More than 90 percent of second-quarter sales were actually signed before the virus hit New York in March, said Bess Freedman, managing director of brokerage firm Brown Harris Stevens.
"A lot will depend on what happens with schools at the end of the summer," said Freedman, as few potential buyers with children who have left town to escape the pandemic will choose to return if virtual classes continue.
Repressed demand from buyers who were unable to see the apartments before the city reopened is expected to fuel sales in the next quarter, and home sellers seem to agree. Last week, 550 new listings hit the market, almost twice as many as the same week last year, according to UrbanDigs, a real estate data company. But overall, Manhattan listings are still down 26% from last year, the first year-over-year drop in stocks in five years, according to the Corcoran group.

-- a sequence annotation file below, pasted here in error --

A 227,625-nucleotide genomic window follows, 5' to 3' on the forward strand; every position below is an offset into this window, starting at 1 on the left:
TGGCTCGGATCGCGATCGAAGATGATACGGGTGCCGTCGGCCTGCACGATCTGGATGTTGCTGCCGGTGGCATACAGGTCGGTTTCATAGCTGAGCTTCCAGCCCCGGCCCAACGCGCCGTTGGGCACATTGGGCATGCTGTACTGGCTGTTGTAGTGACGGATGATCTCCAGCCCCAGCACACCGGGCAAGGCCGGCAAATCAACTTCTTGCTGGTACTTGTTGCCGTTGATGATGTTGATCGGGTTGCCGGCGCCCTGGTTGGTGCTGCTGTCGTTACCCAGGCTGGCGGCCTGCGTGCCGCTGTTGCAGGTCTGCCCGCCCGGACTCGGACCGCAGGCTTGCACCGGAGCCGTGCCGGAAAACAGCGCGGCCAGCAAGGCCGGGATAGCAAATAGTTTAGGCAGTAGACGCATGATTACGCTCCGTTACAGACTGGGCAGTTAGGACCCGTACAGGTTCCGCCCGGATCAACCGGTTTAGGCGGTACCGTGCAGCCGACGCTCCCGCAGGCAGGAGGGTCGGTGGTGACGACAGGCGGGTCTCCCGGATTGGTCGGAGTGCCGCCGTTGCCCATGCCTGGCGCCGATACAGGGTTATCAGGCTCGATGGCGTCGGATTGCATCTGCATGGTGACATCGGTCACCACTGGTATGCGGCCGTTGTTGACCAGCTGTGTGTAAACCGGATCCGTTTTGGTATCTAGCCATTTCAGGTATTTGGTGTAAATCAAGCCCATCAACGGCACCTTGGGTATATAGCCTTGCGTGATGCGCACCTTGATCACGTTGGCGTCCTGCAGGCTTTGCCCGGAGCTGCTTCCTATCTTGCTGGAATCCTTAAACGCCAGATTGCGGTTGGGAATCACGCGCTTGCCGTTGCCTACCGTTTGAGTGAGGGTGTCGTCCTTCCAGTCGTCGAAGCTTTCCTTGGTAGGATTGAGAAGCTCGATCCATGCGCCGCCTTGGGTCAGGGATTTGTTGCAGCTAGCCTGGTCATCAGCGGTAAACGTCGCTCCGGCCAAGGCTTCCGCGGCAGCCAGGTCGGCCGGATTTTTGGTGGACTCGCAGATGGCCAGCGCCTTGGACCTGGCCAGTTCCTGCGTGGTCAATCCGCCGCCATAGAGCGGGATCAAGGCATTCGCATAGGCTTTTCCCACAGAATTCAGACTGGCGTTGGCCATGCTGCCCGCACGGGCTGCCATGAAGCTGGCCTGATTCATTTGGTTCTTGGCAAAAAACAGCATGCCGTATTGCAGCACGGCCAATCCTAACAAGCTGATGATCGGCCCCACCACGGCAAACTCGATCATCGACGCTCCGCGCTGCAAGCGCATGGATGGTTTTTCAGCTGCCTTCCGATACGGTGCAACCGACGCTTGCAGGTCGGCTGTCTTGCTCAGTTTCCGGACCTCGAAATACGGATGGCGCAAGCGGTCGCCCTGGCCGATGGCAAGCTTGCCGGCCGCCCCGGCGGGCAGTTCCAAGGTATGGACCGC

"I would like to say that it fell because we sold everything, but that is not the reality," said Pamela Liebman, general manager of Corcoran, noting that many sellers have withdrawn their homes from the market due to the closure.